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Black v. Warden, Southern Ohio Correctional Facility

United States District Court, S.D. Ohio, Western Division

January 3, 2018

CORY O. BLACK, Petitioner,
v.
Warden, Southern Ohio Correctional Facility, Respondent.

          Walter H. Rice District Judge

          REPORT AND RECOMMENDATIONS

          Michael R. Merz United States Magistrate Judge

         This habeas corpus case is before the Court for initial review pursuant to Rule 4 of the Rules Governing § 2254 Cases which provides in pertinent part: “[i]f it plainly appears from the petition and any attached exhibits that the petitioner is not entitled to relief in the district court, the judge must dismiss the petition and direct the clerk to notify the petitioner.” Petitioner Black seeks relief from a ten-year incarceration sentence imposed by the Montgomery County Common Pleas Court in Case No. 2008-CR-4075 (Petition, ECF No. 7, PageID 27).

         The Petition shows on its face that Mr. Black pleaded no contest to all charges in the indictment which he recites as three counts of felonious assault, discharging a firearm at or near prohibited premises, having weapons while under disability, and tampering with evidence. Id. at PageID 28. He took no appeal, so his conviction became final July 30, 2009, thirty days after he was sentenced. He later wrote to Judge Singer for clarification of his sentence, but that letter did not result in an amended judgment (See ECF No. 7-1, PageID 42.)

         28 U.S.C. § 2244 (d) provides:

(1) A 1-year period of limitation shall apply to an application for a writ of habeas corpus by a person in custody pursuant to the judgment of a State court. The limitation period shall run from the latest of -
(A) the date on which the judgment became final by the conclusion of direct review or the expiration of the time for seeking such review;
(B) the date on which the impediment to filing an application created by State action in violation of the Constitution or laws of the United States is removed, if the applicant was prevented from filing by such State action;
(C) the date on which the constitutional right asserted was initially recognized by the Supreme Court, if the right has been newly recognized by the Supreme Court and made retroactively applicable to cases on collateral review; or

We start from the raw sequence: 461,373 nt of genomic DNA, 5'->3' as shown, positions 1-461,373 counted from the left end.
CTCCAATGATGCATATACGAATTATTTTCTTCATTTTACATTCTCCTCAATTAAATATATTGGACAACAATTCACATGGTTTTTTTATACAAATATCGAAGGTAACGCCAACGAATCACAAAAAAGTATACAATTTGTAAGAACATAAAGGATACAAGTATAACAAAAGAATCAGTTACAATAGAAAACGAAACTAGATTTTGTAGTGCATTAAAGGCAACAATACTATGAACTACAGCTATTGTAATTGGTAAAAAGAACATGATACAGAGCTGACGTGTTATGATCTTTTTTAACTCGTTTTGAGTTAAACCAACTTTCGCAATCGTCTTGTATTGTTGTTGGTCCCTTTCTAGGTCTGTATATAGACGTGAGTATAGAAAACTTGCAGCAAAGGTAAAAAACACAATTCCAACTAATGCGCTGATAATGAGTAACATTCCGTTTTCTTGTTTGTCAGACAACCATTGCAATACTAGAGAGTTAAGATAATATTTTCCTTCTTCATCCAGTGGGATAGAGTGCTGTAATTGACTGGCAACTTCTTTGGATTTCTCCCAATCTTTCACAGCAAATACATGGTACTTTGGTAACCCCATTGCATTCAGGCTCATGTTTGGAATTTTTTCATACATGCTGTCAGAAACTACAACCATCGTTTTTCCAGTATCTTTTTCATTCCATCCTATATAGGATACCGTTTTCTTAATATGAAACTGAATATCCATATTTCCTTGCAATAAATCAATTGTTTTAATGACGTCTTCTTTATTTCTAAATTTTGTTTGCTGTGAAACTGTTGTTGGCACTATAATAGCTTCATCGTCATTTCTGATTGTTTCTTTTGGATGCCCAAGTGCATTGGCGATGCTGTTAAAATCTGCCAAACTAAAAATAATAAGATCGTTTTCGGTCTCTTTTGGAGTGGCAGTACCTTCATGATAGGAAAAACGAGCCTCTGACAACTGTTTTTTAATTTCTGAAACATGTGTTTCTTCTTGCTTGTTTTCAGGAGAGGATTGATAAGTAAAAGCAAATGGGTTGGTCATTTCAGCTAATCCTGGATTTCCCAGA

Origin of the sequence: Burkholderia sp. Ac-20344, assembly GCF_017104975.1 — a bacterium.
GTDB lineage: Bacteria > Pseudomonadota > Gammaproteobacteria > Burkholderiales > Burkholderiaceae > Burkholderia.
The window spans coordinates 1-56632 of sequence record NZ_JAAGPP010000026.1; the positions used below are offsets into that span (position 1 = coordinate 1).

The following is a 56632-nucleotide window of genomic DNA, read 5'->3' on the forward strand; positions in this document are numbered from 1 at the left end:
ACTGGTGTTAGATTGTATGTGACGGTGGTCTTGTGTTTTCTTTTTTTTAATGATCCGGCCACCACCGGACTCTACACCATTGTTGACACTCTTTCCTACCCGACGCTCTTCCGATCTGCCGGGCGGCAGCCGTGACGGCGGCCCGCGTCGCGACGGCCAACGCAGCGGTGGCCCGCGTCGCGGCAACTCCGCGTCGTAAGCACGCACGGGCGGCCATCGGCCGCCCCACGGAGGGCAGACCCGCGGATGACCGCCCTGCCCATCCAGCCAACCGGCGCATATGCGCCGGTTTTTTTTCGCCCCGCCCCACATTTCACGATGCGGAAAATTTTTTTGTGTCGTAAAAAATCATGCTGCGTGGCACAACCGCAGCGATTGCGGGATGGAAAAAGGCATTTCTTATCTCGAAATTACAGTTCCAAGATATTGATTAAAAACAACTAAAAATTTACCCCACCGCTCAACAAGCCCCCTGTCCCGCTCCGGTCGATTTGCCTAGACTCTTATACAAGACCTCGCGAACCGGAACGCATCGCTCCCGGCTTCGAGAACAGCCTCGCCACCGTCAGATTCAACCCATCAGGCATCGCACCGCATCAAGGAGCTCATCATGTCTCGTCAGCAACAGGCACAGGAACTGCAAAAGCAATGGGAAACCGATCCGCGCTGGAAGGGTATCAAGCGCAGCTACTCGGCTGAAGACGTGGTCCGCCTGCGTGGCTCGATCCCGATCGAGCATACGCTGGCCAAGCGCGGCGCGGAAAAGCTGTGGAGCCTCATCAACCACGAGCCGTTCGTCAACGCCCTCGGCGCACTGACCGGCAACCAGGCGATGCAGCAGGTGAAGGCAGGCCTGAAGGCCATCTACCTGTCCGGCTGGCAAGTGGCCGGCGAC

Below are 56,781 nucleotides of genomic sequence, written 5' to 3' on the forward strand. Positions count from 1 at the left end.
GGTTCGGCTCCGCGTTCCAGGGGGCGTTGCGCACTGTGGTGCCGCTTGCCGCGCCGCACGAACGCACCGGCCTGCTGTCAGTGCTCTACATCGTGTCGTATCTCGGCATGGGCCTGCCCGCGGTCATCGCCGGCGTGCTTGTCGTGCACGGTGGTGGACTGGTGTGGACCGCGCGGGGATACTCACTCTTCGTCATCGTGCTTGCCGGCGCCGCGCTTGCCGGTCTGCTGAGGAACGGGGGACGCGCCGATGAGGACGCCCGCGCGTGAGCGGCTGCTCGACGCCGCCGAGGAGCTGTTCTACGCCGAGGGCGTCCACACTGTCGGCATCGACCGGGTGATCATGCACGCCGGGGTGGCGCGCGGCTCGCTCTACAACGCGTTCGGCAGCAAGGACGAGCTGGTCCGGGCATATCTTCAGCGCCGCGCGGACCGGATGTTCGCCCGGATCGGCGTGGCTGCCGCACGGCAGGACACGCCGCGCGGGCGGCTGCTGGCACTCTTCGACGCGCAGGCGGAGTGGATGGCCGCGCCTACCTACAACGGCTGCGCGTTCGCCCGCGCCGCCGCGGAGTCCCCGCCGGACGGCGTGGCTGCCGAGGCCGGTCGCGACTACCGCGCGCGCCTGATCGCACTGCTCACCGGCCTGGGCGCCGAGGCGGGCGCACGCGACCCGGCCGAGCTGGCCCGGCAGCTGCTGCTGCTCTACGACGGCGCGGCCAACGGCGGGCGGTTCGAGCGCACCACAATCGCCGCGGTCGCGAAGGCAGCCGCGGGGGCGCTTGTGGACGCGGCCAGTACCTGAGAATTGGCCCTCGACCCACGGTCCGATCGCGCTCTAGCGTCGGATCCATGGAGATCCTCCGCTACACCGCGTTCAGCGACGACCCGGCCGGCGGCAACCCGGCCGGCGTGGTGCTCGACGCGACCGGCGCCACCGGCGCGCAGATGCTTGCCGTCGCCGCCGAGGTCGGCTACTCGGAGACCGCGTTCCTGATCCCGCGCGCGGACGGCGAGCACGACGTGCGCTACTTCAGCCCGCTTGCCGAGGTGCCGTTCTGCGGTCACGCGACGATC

(D) the date on which the factual predicate of the claim or claims presented could have been discovered through the exercise of due diligence.

         A district court may dismiss a habeas petition sua sponte on limitations grounds when conducting an initial review under Rule 4 of the Rules Governing § 2254 Cases. Day v. McDonough, 547 U.S. 198 (2006)(upholding sua sponte raising of defense even after answer which did not raise it); Scott v. Collins, 286 F.3d 923 (6th Cir. 2002). However, before doing so it must give the Petitioner notice and an opportunity to respond. Shelton v. United States, 800 F.3d 292 (6th Cir. 2015).

         The form of habeas corpus petition asks the Petitioner to show why his Petition is timely under this statute of limitations. Petitioner Black asserts his attorney was unresponsive and he “was unaware of any limitation at the moment do [sic] to the medication that caused memory loss and disfunctional [sic] ways of behavior.” Even if these facts were proved, they would not excuse a filing delay of more than eight years.

         Therefore it is respectfully recommended that the Petition herein be dismissed with prejudice as barred by the statute of limitations unless Petitioner provides some legally adequate explanation of the delay in any objections he files to this Report. Because reasonable jurists would not disagree with this conclusion, Petitioner should be denied a certificate of appealability and the Court should certify to the Sixth Circuit that any appeal would be objectively frivolous and therefore should not be permitted to proceed in forma pauperis.

         NOTICE ...


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